Northern Ireland news

Stroke survivor whose daughter suffered strokes after birth backs Christmas charity appeal

Elena Lynn and daughter Esther supporting the Stroke Association at the charity’s Resolution Run event in February. Picture by Liam McArdle/ Stroke Association

A STROKE survivor whose daughter also suffered three strokes minutes after birth has appealed to people to support a charity that has helped them rebuild their lives.

Elena Lynn (37) from Lisburn has described how the Stroke Association has "helped us know that we're not on our own".

Almost 39,000 people are living with the effects of stroke in Northern Ireland, while around 4,000 people have a stroke every year.

Ms Lynn suffered a stroke in 2014 and six years on still experiences pain and difficulty with movement on her left side as well as problems with balance, memory loss and depression.

"The months after my stroke were really tough," she said.

"I felt so depressed and very negative. I kept thinking, ‘why me’ and what was I going to do now."

Geoff and Elena Lynn and their daughter Esther

When she was pregnant with her daughter Esther, now aged three, she suffered high blood pressure at around 36 weeks.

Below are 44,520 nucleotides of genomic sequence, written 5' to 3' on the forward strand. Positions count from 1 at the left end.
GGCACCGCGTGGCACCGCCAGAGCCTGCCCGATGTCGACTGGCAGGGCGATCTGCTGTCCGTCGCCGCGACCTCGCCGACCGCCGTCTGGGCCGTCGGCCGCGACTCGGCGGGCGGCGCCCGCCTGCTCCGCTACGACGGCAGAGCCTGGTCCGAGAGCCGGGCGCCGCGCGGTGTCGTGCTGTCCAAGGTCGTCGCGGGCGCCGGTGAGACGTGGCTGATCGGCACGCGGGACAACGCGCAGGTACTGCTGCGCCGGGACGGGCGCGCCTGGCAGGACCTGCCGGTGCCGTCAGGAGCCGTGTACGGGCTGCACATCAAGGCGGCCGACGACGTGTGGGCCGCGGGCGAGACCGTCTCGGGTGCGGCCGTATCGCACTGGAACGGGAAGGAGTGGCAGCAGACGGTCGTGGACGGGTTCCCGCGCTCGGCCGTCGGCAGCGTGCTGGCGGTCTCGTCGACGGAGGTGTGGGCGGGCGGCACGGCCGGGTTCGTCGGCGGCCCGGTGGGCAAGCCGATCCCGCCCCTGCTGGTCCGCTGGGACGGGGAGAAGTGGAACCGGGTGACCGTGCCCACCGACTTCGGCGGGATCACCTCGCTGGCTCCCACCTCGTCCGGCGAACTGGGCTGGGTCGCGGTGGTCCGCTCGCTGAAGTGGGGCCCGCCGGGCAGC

"The day Esther was born I wasn't very well at all myself," she said.

"Esther was born about midnight and straight away there were complications and Esther had to be resuscitated.

"When she did finally breathe, she started to fit.

"She spent three days in the neo-natal unit and when they did a MRI scan they discovered that she'd had three strokes in the first few minutes after birth."

Despite the multiple strokes, Ms Lynn she is "great now".

"When we think back to how sick she was at the beginning, we’re just so thankful," she said.

"She's up and about walking and talking and we're working with her on her speech.

"In the early days, we worried when she didn't hit those milestones that parents look out for, like rolling around but when she got up on her feet and started to walk, that was it, you couldn't stop her."

Ms Lynn received support from the Stroke Association and is asking for donations to its Hope After Stroke Christmas appeal.

"It's helped us know that we're not on our own," she said.

"That someone is there that you can turn to if you need support."

Ursula Ferguson from the Stroke Association said: "This pandemic has had a serious impact on our ability to raise funds through our usual community events and activities.

"Many people in our support services have praised the support they received from the Stroke Association, to build on that first glimmer of hope so that they could rebuild their lives after stroke.

"Hope might be found in a call to our helpline; through the friendship and support of our online community; or the ongoing support of our Stroke Association Support Coordinators.

"Rebuilding lives is impossible without hope. And that's why we're asking everyone across Northern Ireland to donate to the Stroke Association and help give someone the gift of hope this Christmas."

To donate or for more information please visit stroke.org.uk/hope.

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